Prospective clients often ask how long it takes for neurofeedback to work. This is an interesting question because results, of course, vary due to how brains vary dramatically. But it’s safe to conclude that most adults, children, and adolescents typically experience some improvements within two to four weeks of neurofeedback.
These improvements are incremental. While the person undergoing neurofeedback may not reach their ultimate desired goal in two to four weeks, they will begin to experience more ease and comfort, i.e., better sleep, well-being, and focus. This process then unfolds over the subsequent weeks and months of training.
Plenty of studies look at 30 or 40 sessions of neurofeedback and report significant results. I would say this range is absolutely true. If my life satisfaction is at a zero, and I want it to go to a three or four, that represents a significant improvement that would show up in a research study. If my depression is at a 10 and drops to a 7, that is also a significant result. However, most people want more, which is why neurofeedback training typically requires more than 30 sessions these days. Part of this is also due to the advent of home training, which allows us to be much more flexible without tying people to the office. It reduces costs and opens the door to train anytime you want – a win-win for many of our clients.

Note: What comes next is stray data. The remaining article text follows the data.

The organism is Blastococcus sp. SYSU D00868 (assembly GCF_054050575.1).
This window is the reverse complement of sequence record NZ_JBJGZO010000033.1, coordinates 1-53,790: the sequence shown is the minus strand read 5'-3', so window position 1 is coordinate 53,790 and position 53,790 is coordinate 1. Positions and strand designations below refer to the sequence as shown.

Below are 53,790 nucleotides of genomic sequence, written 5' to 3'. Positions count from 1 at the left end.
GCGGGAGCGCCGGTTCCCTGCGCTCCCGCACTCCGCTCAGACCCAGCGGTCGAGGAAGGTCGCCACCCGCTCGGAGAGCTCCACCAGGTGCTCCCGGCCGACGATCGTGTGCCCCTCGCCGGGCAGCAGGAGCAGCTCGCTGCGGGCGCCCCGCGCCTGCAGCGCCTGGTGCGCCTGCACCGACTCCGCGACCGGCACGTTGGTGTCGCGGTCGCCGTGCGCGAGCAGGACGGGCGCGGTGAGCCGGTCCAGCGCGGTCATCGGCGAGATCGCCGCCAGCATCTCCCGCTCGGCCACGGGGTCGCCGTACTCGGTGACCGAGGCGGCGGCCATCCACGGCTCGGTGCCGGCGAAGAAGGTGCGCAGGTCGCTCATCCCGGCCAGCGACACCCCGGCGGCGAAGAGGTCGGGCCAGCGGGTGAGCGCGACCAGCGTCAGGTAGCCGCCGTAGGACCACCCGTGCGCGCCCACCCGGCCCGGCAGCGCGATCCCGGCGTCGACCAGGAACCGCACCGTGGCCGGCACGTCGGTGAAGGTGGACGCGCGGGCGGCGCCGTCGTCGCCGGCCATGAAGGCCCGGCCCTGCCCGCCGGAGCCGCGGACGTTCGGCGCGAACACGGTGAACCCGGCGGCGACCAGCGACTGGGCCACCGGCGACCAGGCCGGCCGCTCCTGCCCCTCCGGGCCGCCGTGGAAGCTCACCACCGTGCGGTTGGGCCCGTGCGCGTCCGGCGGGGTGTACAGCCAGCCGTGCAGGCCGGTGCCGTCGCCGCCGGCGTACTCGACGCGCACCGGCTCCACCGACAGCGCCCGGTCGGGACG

However, a comprehensive answer to how long it takes is very difficult to nail down. If clients feel better week by week and month by month, most will continue to stay with neurofeedback because the results are compelling. As they are feeling, sleeping, focusing, and remembering things better and their kid’s behavior is improving, they typically continue for anywhere between three months, six months, and, some folks, up to a year. But the norm would be more of a three to six-month process.
I am hesitant to provide a firm answer because it does vary a lot. But hopefully, this information gives you a range within which to set your expectations. If you have more questions, feel free to reach out.
How Does Neurofeedback Work? Why is Neurofeedback So Effective?